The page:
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Journeys : Dec2011 Jan2012
Inmany states, Tasmanian motorists will find the speed limits painted on the road. It is important safety information, delivered in a way that is inescapable to the driver’s notice. But it doesn’t happen in Tasmania. It’s a matter that the RACT recently took up with the State Government, but in reply, the Government said that painting speed limits on the road was too expensive. The letter from DIER states: “Unfortunately painting speed limit signs on the road is an expensive arrangement because the markings wear out quickly and need to be regularly reinstated... it is considered a better option to treat sections of road where motorists are uncertain about the prevailing speed limit by installing additional speed limit repeater signs. This has previously been done on the Midland Highway through Campbell Town and the Ar thur Highway entering Sorell.” International visitors The R ACT also raised with the State Government the need for safety signs and markings for international visitors, especially to remind them to drive on the left hand side of the road. While DIER’s response acknowledged that international v isitors were involved in crashes in Tasmania, it said most of these were caused by loss of control and failure to give way. DIER says that while there have been some crashes involving international visitors driving on the wrong side of the road, incidences are low and are dispersed around the state. “On this basis, the installation of signs and markings ...is not necessarily considered the best use of limited road safety funding available...,” their letter tells us. DIER acknowledges that there is drive-to-the-left signage on the Great Ocean Road in Victoria, and says “It is understood that to date VicRoads has not yet carr ied out an evaluation to assess the effectiveness of the signs. DIER will review the outcomes of the assessment once they are made available.” The RACT will refer both matters back to our Regional Advisory Groups. We are disappointed by the Government’s response, which appears to be driven by budgetary considerations more than safety. We will be asking our Regional Advisory Committees and the wider R ACT community to provide the Government with locations where speed limits could be reinforced with additional signage. What you can’t see can hurt you W e are receiving elevated levels of complaint from members about road markings that are not in any condition to provide drivers with vital safety advice. Two roads that receive particular attention from members are Davey and Macquarie Streets in Hobart, especially in wet conditions. We have w ritten to Hobart City Council asking it to review road markings on these two heavy-traffic thoroughfares and to consider using raised ref lective pavement markers (‘cats’ eyes’). The level of complaints underlines the need for the Gover nment to invest more in a fundamental safety aid – road line markings that are visible in good and bad conditions. Service and repair costs – action needed! F or some years Australia’s motoring clubs have been monitoring a trend that disturbs them: increasing restrictions on vehicle ow ners’ ability to choose where they get their vehicle serviced. The clubs’ national representative, the Australian Automobile Association (A A A), has now lodged a submission to a review of vehicle servicing and repair being undertaken by the Commonwealth Consumer Affairs Advisor y Council. AAA is urging the Federal Government to act to ensure that motorists are guaranteed the right to choose where they have their vehicle ser viced, maintained and repaired. “There is clear ev idence that the affordability of motor vehicle servicing and repairs has deteriorated markedly in recent years,” says AA A Executive Director, Andrew McKellar. “This problem is being exacerbated as independent ser vice providers and repairers find that vehicle manufacturers are placing more and more restrictions on the availability of advanced vehicle technical information and equipment. If this is allowed to continue, then consumers will be the losers.” Over the past ten years average vehicle service and repair costs have more than doubled. However, over the same period, the cumulative increase in overall consumer prices has been just 32 per cent. Why don’t we do it in the road? In our community 8 December 2011 / January 2012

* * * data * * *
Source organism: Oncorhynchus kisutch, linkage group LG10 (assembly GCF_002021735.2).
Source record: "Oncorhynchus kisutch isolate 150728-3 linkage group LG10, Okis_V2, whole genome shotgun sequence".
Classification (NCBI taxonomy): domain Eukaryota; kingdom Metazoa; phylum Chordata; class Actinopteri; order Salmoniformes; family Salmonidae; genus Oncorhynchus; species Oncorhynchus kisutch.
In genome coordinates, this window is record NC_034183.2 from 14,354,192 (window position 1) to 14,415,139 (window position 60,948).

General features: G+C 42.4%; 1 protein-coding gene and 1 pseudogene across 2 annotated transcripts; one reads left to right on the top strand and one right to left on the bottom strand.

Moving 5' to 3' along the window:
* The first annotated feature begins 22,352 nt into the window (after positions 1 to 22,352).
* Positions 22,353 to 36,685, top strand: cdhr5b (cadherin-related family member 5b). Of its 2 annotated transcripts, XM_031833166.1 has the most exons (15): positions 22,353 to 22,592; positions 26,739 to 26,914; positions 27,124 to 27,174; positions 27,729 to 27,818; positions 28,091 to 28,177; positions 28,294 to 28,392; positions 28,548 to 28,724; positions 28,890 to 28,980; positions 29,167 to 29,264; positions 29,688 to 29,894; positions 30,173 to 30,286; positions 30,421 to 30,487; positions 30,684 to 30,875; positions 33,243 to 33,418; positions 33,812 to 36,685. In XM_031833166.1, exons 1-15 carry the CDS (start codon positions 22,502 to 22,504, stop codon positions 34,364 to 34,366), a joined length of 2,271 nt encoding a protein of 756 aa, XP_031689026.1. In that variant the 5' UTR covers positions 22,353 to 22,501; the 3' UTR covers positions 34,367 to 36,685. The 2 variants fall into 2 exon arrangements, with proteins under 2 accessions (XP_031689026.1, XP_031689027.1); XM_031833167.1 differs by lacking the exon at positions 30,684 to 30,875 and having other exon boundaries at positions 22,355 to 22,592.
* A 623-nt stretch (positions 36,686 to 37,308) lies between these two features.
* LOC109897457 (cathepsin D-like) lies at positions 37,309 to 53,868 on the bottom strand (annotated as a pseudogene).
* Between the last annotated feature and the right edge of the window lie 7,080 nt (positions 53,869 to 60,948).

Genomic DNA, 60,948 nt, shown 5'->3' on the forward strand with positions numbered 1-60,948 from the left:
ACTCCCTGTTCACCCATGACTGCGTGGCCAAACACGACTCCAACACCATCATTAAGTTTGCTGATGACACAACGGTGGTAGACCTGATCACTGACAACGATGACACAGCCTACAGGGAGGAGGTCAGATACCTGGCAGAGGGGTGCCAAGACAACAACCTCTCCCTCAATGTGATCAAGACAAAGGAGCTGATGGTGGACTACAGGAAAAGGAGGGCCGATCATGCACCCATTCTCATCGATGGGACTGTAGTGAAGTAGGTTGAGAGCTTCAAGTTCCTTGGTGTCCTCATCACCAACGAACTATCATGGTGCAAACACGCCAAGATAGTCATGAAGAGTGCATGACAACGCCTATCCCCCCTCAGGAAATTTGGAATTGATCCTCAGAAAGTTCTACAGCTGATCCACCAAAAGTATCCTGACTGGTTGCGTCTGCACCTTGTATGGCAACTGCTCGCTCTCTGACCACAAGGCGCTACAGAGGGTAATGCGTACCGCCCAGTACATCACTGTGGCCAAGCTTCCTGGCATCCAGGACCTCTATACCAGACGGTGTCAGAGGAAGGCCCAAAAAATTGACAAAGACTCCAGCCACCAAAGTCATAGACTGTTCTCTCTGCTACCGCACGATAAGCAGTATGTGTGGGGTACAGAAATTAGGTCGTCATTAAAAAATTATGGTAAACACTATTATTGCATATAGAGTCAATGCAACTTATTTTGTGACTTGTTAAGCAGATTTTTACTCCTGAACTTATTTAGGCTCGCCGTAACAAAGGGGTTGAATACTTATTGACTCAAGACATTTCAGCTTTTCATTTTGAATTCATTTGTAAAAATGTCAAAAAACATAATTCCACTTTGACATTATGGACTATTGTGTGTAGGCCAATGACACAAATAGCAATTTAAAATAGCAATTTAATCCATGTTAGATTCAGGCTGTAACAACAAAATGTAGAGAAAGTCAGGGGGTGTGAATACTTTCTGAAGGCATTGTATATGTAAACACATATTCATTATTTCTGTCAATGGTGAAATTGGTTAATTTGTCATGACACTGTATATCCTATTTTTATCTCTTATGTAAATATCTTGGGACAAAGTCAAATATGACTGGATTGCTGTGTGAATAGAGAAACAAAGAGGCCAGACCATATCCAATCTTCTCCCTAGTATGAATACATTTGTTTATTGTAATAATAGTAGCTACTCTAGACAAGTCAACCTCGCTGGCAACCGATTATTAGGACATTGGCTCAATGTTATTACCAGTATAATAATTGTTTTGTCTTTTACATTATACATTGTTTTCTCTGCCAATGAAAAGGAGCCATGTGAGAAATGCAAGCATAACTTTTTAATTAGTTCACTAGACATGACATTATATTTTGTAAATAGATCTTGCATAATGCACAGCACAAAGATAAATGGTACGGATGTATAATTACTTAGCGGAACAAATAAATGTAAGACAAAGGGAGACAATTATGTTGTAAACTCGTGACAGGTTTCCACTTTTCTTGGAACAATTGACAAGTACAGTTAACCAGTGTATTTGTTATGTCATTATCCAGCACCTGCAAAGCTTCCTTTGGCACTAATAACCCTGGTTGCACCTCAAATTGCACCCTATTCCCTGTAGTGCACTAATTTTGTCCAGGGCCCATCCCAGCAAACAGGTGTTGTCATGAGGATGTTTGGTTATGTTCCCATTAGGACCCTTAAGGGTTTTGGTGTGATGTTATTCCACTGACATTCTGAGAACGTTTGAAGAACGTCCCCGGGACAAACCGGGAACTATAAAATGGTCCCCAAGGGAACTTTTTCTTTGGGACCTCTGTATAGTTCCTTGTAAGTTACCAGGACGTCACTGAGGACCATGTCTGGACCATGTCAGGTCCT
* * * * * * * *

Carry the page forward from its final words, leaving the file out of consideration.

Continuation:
Oct Nov 2011
Feb March 2012